The Dubai-based al Arabiya ridiculed the poll and accused it of being partial and appearing to favor particular stations and lacking in scientific methods necessary to correctly collate viewing figures. Al Arabiya, which came first in the poll as the most watched second choice channel, said the questionnaire was full of errors, including omitting Iraq, one of the most important Arab countries for news channels.
A spokesman for the Al Arabiya channel said, “MBC has previously cancelled a show for James Zogby [a senior analyst with the polling firm founded and managed by his brother John Zogby ] and it is currently associate with Zogby International. Therefore, we do not recognize the poll and do not accept its results. For the second year running, we believe it is partial.” He indicated that Zogby International did not include Iraqi in its poll, despite a large section of the population watching news programs. When Asharq al Awsat suggested the continuing violence could impede market research, the spokesman indicated Zogby International had previously conducted polls in Iraq and added, “The situation in Iraq did not prevented Gallup International, for example, from conducting a poll of the most popular channels in Iraq. It concluded that al Arabiya was first with a considerable margin.”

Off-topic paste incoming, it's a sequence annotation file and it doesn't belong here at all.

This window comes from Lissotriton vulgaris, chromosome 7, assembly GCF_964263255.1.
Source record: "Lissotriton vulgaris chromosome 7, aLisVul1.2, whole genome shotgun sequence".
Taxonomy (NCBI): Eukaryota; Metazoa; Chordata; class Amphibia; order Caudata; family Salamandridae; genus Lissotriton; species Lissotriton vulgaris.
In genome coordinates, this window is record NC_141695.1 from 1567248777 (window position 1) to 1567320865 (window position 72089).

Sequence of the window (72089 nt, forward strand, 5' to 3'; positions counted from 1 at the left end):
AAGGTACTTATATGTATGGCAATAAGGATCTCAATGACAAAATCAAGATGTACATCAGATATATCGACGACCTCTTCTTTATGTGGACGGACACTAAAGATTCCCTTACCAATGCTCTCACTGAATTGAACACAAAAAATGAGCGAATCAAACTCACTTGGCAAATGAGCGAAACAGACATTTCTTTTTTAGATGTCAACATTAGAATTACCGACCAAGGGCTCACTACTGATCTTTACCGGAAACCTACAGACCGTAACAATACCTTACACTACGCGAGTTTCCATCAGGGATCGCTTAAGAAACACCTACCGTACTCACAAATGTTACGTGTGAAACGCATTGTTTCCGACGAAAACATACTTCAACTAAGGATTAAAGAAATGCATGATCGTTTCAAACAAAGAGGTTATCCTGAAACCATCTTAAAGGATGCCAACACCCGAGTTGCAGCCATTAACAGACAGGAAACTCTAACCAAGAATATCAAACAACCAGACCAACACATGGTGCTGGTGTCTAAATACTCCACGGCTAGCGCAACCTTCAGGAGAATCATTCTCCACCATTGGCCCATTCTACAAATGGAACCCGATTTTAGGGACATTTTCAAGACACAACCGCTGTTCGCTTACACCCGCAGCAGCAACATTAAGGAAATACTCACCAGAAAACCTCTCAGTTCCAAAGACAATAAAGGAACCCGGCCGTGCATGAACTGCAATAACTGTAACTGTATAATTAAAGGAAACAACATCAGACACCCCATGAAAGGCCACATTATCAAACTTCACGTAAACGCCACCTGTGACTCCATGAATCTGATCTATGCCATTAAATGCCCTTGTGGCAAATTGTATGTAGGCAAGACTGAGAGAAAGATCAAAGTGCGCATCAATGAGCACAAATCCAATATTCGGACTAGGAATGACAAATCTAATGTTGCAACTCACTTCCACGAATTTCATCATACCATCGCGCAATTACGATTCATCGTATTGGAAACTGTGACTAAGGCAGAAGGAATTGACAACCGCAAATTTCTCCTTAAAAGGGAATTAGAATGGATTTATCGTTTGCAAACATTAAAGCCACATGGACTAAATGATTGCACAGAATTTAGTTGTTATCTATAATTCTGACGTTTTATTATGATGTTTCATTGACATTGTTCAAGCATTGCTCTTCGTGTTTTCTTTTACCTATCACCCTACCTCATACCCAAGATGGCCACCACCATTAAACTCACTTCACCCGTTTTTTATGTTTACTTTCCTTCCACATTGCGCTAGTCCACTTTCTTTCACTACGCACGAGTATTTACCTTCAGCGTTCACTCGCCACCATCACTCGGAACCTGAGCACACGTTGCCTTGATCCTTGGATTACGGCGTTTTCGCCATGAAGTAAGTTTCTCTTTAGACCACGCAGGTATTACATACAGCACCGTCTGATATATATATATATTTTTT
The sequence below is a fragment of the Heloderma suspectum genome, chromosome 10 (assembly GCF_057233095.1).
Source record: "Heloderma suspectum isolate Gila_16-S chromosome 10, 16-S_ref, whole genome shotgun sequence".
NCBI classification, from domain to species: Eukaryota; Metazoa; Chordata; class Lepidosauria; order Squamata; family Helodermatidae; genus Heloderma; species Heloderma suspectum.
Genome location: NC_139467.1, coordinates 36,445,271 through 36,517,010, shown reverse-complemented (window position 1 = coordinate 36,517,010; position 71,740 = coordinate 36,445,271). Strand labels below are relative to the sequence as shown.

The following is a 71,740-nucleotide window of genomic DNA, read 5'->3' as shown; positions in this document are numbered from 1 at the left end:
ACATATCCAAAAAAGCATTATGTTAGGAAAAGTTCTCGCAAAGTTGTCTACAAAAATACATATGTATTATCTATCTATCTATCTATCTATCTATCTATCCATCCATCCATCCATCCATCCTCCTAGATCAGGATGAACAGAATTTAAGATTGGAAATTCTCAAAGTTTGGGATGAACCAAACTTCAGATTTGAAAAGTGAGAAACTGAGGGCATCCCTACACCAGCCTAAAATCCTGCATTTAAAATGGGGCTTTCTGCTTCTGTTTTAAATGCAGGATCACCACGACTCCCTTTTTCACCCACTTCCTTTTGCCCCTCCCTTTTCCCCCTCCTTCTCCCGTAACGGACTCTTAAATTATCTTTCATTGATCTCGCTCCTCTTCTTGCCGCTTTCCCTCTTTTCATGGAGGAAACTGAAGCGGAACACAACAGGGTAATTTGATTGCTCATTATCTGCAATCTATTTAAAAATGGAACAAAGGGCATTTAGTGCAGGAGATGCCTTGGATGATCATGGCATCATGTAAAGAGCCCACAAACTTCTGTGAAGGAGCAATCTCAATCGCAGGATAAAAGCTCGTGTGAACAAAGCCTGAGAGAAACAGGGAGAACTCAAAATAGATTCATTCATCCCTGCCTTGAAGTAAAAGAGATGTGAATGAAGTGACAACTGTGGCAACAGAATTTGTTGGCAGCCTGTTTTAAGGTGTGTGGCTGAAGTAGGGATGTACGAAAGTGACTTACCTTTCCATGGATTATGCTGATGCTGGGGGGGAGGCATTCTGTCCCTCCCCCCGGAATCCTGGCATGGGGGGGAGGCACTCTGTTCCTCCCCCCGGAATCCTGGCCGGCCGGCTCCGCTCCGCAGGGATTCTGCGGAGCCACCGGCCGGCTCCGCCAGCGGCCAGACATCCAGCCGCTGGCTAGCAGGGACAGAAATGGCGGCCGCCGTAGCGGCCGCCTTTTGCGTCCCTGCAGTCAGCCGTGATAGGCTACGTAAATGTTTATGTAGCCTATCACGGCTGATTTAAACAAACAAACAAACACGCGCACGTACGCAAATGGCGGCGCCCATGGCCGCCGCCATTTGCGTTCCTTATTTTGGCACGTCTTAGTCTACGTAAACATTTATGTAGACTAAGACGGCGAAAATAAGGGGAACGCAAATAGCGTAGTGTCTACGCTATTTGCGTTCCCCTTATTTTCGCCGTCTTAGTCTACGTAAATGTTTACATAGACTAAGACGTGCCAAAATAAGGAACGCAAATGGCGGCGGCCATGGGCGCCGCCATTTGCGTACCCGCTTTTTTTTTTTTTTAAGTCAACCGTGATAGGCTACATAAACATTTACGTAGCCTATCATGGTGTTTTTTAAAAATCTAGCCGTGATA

For its part, the prominent satellite channel Dubai Television indicated, “it does not recognize the Zogby International poll”, describing it as “favoring certain results.” It revealed that its position amongst Arab channels had greatly improved in recent months. It was in the lead, scoring higher than most channels included in the Zogby poll, as an Ipsos Stat survey showed.